In the late 1800s the first box of chocolates geared towards Valentine’s Day was produced by Richard Cadbury. While he didn’t patent the heart-shaped box full of chocolates that we all know today, he is credited with the first design. The boxes became collectible and were marketed to be used as containers for love letters or other treasured items. Each year more than 35 million heart-shaped chocolate boxes are sold around Valentine’s Day, and a billion dollars’ worth of chocolate is bought.
Different Color Roses Have Different Meanings
One of the more interesting Valentine’s Day facts is that different colored roses have different meanings. For example, red symbolizes romantic love. A pink rose symbolizes appreciation. Yellow symbolizes joy, and is a great color to give to a good friend. Orange represents feelings of passion and desire. A lavender colored rose signifies enchantment and is often linked to love at first sight. The average cost for a bouquet of red roses in the US is $73, and most of this goes towards covering the costs of importing of the flowers.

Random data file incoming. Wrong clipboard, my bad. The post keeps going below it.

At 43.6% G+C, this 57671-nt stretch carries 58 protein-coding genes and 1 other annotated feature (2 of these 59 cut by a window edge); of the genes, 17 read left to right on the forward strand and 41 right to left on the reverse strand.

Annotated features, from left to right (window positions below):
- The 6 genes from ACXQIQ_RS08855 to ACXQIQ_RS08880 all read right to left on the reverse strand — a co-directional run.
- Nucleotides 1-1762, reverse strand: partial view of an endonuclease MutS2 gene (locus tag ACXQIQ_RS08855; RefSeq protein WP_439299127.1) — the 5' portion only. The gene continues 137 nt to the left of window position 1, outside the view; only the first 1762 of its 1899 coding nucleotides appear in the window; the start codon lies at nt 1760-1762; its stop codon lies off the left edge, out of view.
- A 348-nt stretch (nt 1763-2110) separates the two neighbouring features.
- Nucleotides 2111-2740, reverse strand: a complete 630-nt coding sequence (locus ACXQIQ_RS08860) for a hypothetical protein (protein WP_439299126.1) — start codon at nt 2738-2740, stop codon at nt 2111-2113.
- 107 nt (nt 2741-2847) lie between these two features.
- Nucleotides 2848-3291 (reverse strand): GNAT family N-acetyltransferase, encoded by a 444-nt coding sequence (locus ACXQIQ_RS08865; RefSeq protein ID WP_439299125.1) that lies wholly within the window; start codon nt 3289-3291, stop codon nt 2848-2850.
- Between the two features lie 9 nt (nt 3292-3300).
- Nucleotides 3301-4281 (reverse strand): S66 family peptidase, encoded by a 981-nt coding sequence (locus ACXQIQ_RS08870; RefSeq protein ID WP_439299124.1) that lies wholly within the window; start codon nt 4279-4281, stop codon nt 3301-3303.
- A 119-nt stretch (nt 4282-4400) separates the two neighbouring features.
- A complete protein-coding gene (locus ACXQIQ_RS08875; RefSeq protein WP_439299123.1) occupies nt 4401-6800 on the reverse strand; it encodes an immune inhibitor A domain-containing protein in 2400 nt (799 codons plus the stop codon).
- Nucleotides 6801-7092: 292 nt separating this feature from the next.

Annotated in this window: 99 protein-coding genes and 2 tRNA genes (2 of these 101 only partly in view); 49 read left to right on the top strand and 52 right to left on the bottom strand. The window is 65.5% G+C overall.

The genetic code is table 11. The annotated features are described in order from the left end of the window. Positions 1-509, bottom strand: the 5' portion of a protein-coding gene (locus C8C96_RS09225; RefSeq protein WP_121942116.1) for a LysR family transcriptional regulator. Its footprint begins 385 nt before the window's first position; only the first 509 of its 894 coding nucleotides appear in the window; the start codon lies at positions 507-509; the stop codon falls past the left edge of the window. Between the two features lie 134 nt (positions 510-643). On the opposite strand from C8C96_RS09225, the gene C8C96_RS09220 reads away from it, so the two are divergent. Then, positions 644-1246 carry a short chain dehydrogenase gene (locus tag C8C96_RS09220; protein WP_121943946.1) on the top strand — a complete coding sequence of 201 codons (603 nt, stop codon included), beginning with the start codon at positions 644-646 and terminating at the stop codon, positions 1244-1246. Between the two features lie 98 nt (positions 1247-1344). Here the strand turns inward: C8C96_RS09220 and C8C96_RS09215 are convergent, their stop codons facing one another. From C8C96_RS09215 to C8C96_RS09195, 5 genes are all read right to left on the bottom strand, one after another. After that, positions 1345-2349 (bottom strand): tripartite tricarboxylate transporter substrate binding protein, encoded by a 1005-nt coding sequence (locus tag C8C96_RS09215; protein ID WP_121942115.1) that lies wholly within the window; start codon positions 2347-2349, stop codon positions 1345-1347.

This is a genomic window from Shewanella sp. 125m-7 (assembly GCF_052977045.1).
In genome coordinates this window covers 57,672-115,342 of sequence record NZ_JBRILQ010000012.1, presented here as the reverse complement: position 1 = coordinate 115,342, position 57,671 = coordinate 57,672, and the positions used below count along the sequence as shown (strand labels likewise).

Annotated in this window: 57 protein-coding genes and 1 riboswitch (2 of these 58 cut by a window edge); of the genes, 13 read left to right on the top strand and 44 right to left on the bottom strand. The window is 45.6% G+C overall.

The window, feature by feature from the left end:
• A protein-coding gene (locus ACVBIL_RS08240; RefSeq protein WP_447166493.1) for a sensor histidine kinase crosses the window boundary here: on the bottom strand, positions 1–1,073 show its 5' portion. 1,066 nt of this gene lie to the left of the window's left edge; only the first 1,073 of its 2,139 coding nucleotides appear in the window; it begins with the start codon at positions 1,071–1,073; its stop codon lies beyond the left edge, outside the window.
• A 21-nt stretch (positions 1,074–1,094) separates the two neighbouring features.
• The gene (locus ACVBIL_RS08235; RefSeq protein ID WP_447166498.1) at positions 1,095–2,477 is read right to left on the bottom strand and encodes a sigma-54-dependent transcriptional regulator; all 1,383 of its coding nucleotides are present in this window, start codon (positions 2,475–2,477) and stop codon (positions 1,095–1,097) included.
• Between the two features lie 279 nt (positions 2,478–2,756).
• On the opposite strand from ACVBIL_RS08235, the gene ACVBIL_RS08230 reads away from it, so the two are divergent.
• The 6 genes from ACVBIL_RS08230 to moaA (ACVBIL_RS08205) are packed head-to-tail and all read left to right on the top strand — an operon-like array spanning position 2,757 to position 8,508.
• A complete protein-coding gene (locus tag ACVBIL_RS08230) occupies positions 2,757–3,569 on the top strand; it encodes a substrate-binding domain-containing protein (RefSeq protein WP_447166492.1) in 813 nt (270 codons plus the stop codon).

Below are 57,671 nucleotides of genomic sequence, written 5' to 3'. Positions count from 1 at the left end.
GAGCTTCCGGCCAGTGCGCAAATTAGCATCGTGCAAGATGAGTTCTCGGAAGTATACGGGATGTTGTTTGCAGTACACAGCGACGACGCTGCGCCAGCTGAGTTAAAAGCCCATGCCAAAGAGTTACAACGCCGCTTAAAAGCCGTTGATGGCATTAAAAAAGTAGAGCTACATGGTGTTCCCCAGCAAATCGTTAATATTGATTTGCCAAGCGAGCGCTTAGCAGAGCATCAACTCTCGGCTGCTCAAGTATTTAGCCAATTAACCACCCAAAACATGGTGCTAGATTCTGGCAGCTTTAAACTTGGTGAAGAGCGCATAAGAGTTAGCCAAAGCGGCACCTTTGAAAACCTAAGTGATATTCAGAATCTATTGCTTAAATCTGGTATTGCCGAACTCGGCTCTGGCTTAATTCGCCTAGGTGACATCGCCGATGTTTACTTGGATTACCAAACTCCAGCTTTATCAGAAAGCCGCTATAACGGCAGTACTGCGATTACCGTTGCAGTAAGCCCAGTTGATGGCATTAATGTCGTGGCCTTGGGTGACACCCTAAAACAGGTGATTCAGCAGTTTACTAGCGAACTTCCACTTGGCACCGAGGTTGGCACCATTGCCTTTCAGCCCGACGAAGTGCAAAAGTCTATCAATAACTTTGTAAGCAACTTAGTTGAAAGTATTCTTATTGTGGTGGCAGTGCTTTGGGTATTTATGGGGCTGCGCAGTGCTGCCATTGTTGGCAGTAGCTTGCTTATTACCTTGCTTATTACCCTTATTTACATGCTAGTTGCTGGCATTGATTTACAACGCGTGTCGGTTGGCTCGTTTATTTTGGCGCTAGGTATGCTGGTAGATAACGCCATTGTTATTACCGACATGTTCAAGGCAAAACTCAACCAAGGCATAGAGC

Eat Your Words On Valentine’s Day
Some of the most popular Valentine’s Day candies are conversation candy hearts, which have been around since 1902. Approximately 8 billion candy conversation hearts are manufactured each year for Valentine’s Day; this is enough hearts to stretch all the way from Italy to Arizona, 20 times over. In 2010, the company eliminated all of their sayings for the first time in 145 years and started afresh with sayings selected by the public, including “Text Me”, “You Rock”, and “Soul Mate”.
Hugs and Kisses Were Started By The Illiterate
One of the more fun Valentine’s Day facts involves the symbolic signature of “XOXO”, which means kisses and hugs. During the Middle Ages, when people couldn’t read or write, they would sign documents with an “X” and kiss it to show their sincerity. The origin of the “O” is a little fuzzy, but it is speculated that Jewish immigrants coming to the United States would use the letter instead of a signature They avoided using an “X” because of its connection with Jesus Christ and Christianity.
Love Is For the Birds